Here are two more overview pictures from the top of the Tell that we climbed.
This is an idol that was found from the time of the Philistines. It is actually of the Pharoah of Egypt, Ramses III. The Philistines took these idols and chopped off their arms and legs as a mockery to the religion of the Egyptians. When a country would conquer a nation, not only were they conquering the nation as a whole, but it was a symbol of a religion conquering a religion and thus they made a mockery of this idol.
These are the first century steps that lead up to the temple to the pagan gods. Everything here in the city was destroyed by an earthquake. Excavators have stood some of the pillars and things up in different areas, but this temple shows the ultimate ruin of the city.
Standing here on Paladius street, one can see a beautiful mound called the Tell. This is where the military would have been in this city. On the top is a palace from the king. His throne room is up there, and some artifacts from the city.
This is an overview of the city of Bet She'an. The city is about six times as large as the little area that we went into, but we went to where most of the remains would have been. The rest is all houses and motels now.
This is your sauna, as we would know it today. You can see on the far side of the room, there are some passage ways for heat to enter the room. These checker-like pieces are actually under the floor. They will heat up to extreme temperatures and obviously heat up the floor itself to temperatures unbearable to the feet. Then one would enter the room and pour water all over the floor, creating a steam room. This would be for use after a workout in the gymnasium just outside of the bathhouse.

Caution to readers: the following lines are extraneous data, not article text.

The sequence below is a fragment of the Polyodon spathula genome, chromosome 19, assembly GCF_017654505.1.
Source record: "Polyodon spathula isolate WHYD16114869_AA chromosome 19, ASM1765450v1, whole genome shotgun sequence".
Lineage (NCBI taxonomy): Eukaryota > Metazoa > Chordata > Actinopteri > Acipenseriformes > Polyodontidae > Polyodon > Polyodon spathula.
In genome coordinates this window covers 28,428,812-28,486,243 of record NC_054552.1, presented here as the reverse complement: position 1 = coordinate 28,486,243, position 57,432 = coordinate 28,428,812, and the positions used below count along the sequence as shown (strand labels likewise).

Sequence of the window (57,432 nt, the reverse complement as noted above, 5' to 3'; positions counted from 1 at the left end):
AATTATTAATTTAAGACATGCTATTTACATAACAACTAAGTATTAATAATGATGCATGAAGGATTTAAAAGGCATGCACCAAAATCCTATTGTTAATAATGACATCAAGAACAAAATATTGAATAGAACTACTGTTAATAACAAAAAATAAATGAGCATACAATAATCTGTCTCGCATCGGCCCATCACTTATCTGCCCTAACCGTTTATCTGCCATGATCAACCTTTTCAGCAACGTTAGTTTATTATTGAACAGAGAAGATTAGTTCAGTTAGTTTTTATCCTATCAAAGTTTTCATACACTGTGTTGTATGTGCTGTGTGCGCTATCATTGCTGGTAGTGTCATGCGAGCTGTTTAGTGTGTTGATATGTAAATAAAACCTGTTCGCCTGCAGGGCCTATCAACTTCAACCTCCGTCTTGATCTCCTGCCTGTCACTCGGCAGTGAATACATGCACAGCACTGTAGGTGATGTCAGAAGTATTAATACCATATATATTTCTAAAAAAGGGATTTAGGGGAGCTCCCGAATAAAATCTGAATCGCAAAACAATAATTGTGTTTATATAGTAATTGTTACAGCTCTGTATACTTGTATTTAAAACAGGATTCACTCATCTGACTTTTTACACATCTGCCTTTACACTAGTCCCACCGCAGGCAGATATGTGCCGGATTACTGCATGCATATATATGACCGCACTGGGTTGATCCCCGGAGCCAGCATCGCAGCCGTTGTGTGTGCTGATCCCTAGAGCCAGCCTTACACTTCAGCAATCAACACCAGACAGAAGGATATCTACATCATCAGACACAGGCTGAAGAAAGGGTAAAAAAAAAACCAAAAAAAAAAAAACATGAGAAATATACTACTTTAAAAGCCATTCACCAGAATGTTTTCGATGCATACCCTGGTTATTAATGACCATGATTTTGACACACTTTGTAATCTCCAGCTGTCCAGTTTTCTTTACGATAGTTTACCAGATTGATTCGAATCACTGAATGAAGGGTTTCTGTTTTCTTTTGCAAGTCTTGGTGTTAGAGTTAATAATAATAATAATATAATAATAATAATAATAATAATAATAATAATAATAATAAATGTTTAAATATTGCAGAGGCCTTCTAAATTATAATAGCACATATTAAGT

This is a layout of the bathhouse here in Bet She'an. It is a rather large building. Numerous things would go on here. One could take a cold bath, hot bath, or use the heat room that was already mentioned. The people of the city could also come here for their ritual baths before going to the temples. They also could perform baptisms here and even workout here. The gymnasium would be a large building just at the entrance to this complex. Many exercises could be done here in the gymnasium, just like we can do many workouts in our gyms today.
This is one of the baptisms that is still visible today in the bathhouse. Just to note here, quickly, that these people obviously believed in immersion for their baptisms.
After exiting the bathhouse, one will find themselves on this first century street. The street is called Palladius street after a man named Palladius. Our Greek scholar, Mr. Armacost, read this in a mosaic inscription there on the street. This would have been the main street in the city.
This is the Theatre. The Romans would open these up for all to attend for free. It would give the people a sense of excitement over the Romans being in control. These were used for plays and other things. Underneath the stage is the changing rooms. We entered into this theatre and heard a man singing some soul music in here and were able to hear how well the accoustics are in these Theatres.
Scripture events in Bet She'an: After Saul and his sons were killed on Mount Gilboa, they were taken here by the Philistines and hung in the streets for all to see. They would have cut off Saul's head and placed it on a pole at the top of the Tell for all to see.